Trust God for Your Experience
It’s also easy to have preconceived ideas of what to expect; the emotions you’re going to feel, the dreams you might have of the Holy Land, and the experience you want to have. Please try to set some of these aside and trust God to give you the experience He has for you. Don’t get everything built up so high that it would be impossible to fulfill them. Trust God to bless you and teach you what He has for you. He’s the One who’s worked everything out for you to go, and I’m certain He has special things to teach you. Trust in Him and be looking for what He has for you. And after everything is said and done, be content with what He gives you. It’s His trip, and you need to be happy with the outcome, whatever it may be.
Holy Land Travel Part 4
Understanding Group Travel Dynamics
Traveling with Others
Part of the joy and richness of your Holy Land Experience will come from sharing it with others. Going somewhere alone is never as much fun as doing it with someone else. The impact and fullness of the experience will come alive as it’s experienced as a group, rather than as an individual or couple. For this reason, you’ll want to consider a few things to make your Holy Land Experience the best as possible.
Try to Think as a Group and Not as an Individual
As you well know, traveling as a group is very different from traveling as an individual or couple. There will be other team members in your group, and each person needs to realize they’re part of a larger event than just themselves. The whole team will be depending on others to be punctual, courteous, thoughtful, and pleasant. Try to take into consideration that what you do affects everyone else on the team.
Try to Keep Up with the Group
During your travels, it will be important that you keep up with the group and don’t linger or stay too long behind seeing things. Each day it is wise to appoint a “Follow up Person” who’ll bring up the rear of the group and make sure everyone is accounted for. Because you’ll be seeing some really interesting things, it will be easy to get lost in these and forget that there are other things to see as well.
Try to Be Punctual
Everything from wake-up times, mealtimes, arrival times, departure times, and the site seeing schedule for each day needs to be taken into consideration. Because you are spending a lot of money and taking precious time out of your busy life to experience the Holy Land, you’ll want to be as punctual as possible so you and your team can experience and see more. Your group can only be as fast as the slowest person, so try to be punctual and thoughtful of others. If you tend to be a late person, consider getting a head start on things by starting earlier than normal so you can be on time.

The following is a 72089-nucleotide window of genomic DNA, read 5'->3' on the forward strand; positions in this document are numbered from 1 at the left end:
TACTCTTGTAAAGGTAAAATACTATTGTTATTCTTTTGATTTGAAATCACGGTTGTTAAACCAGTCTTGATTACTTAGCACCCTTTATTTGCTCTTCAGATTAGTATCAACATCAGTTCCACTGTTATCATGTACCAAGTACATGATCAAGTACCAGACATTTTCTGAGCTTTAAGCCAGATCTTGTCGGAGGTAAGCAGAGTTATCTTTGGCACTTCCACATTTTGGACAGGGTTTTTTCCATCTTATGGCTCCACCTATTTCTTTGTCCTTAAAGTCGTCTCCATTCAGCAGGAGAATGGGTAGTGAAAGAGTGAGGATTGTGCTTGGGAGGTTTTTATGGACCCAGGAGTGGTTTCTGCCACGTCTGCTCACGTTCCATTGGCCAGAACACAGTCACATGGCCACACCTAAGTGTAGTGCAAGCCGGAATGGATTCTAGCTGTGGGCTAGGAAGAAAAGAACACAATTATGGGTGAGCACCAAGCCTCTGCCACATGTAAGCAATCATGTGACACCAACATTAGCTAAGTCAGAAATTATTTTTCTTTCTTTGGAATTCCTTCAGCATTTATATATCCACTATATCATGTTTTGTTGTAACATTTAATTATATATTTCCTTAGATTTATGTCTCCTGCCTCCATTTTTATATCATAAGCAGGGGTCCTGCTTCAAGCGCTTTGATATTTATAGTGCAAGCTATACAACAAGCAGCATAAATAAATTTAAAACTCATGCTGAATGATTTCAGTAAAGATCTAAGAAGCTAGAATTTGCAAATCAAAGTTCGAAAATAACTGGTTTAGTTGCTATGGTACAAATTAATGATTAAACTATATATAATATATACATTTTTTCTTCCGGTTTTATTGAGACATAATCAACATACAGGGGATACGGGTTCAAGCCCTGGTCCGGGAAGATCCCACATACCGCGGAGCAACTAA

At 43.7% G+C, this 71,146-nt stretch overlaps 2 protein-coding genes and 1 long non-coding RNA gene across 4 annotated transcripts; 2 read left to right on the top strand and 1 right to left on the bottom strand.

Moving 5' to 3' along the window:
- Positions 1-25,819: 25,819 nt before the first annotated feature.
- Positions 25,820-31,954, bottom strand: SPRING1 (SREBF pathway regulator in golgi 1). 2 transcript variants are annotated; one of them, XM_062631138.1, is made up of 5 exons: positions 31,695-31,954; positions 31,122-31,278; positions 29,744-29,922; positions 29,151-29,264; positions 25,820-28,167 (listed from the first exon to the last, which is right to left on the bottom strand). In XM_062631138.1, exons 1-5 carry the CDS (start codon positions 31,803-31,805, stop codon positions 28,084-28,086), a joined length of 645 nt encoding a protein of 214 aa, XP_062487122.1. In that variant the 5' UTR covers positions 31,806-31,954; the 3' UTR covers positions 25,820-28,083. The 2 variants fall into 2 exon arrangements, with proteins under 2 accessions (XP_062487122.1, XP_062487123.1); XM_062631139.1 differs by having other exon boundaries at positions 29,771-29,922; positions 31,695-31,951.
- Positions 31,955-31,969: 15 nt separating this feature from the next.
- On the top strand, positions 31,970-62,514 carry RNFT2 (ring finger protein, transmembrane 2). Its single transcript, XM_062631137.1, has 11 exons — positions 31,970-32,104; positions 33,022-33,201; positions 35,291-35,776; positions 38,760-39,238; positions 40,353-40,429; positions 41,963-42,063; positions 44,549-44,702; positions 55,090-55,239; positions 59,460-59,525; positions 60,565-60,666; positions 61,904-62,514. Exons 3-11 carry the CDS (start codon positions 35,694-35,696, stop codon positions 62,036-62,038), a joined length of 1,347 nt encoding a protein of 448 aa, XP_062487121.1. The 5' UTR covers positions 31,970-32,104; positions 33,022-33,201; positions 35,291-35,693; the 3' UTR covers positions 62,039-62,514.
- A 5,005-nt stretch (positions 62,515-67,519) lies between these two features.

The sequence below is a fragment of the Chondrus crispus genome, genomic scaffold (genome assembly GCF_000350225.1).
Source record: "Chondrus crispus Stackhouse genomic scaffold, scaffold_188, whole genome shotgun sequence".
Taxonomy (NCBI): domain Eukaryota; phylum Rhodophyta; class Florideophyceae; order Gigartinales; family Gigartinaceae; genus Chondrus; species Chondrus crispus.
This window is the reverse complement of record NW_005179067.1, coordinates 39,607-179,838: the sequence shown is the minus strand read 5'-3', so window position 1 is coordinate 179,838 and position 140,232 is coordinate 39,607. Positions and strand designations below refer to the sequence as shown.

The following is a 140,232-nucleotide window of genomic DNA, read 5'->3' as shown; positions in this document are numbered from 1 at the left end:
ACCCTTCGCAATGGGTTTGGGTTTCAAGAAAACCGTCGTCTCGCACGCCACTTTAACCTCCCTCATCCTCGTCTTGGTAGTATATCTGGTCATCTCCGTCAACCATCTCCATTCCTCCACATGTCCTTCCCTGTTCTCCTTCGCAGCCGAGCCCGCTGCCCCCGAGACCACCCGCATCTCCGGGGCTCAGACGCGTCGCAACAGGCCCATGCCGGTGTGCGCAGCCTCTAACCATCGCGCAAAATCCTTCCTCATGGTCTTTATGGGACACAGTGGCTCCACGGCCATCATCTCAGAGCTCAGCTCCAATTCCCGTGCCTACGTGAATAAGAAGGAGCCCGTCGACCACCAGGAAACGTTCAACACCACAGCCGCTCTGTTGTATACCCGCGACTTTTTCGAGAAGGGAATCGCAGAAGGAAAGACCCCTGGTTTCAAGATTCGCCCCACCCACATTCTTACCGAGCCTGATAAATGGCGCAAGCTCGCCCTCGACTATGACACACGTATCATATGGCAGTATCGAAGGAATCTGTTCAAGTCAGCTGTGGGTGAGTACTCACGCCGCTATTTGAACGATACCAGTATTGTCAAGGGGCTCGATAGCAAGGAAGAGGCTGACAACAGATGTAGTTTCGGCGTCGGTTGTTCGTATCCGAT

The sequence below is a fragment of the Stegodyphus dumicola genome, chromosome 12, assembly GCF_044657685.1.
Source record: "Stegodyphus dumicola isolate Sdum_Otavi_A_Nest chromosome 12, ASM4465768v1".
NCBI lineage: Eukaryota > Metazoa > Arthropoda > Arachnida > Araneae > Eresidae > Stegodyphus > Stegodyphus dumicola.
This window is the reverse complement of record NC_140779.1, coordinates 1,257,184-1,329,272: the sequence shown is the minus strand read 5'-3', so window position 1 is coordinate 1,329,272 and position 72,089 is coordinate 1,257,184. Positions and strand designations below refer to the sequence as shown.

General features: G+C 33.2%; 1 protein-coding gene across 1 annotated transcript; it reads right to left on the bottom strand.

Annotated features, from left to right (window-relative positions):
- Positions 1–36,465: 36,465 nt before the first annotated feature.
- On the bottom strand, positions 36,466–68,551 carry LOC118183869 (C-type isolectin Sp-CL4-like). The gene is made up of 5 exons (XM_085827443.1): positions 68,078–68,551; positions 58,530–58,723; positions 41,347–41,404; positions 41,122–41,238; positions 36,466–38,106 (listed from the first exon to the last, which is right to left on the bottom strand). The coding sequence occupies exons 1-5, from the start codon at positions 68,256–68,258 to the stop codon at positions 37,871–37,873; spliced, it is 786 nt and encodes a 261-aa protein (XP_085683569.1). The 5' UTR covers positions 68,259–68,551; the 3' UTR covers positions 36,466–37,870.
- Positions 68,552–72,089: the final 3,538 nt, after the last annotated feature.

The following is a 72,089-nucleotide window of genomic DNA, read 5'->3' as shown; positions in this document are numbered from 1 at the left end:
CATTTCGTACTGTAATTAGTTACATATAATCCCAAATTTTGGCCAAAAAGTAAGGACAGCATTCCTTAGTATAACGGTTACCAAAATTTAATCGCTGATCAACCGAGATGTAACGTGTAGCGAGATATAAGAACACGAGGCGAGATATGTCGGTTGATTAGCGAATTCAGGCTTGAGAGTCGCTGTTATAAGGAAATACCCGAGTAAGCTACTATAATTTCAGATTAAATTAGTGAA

Try to Be Patient & Courteous
Be aware that sometime during the trip, you’ll likely feel tired, a bit irritated with others, or upset at something that’s happened. Do your best to overlook the faults of others and try to keep yourself in check. Also, realize that we have an enemy (the Evil One) who will do his best to take away from our experience by using others or problems to do so. Be alert and prayerful! Keep yourself close to God and do your best to love others and take everything in stride.
Try to Be Rested Up Before Your Holy Land Trip
Because you’re going to be expending a lot of energy during the trip, try to get as rested as possible before departure. To illustrate this point, we’ll use the term “gauges” to help us out. We all know that most of our vehicles have gauges: gas gauge, temperature gauge, oil gauge, etc. Using this analogy for our bodies, we all have bodily gauges as well. We have physical, emotional, mental, and spiritual gauges.
Before your trip, try to get your bodily gauges as full as possible. By doing so, you’ll get more out of your trip and be more joyful and patient with others.
Here are a few tips for filling up your bodily gauges before trip departure:
Try and scale down on your activities and output before the trip. Cut back on meetings, outings, get-togethers, and social events.
Get plenty of sleep.
Get plenty of exercise (you’ll be doing quite a bit of walking so try to get in walking shape before the trip).
Get as much of your responsibilities and commitments done ahead of time and don’t wait until the last minute to take care of things. There will be plenty of last-minute things to do, so don’t add to them by procrastinating.
Try to get somewhat packed and ready at your earliest convenience. If you need to shop for trip items, try to do so plenty of time in advance.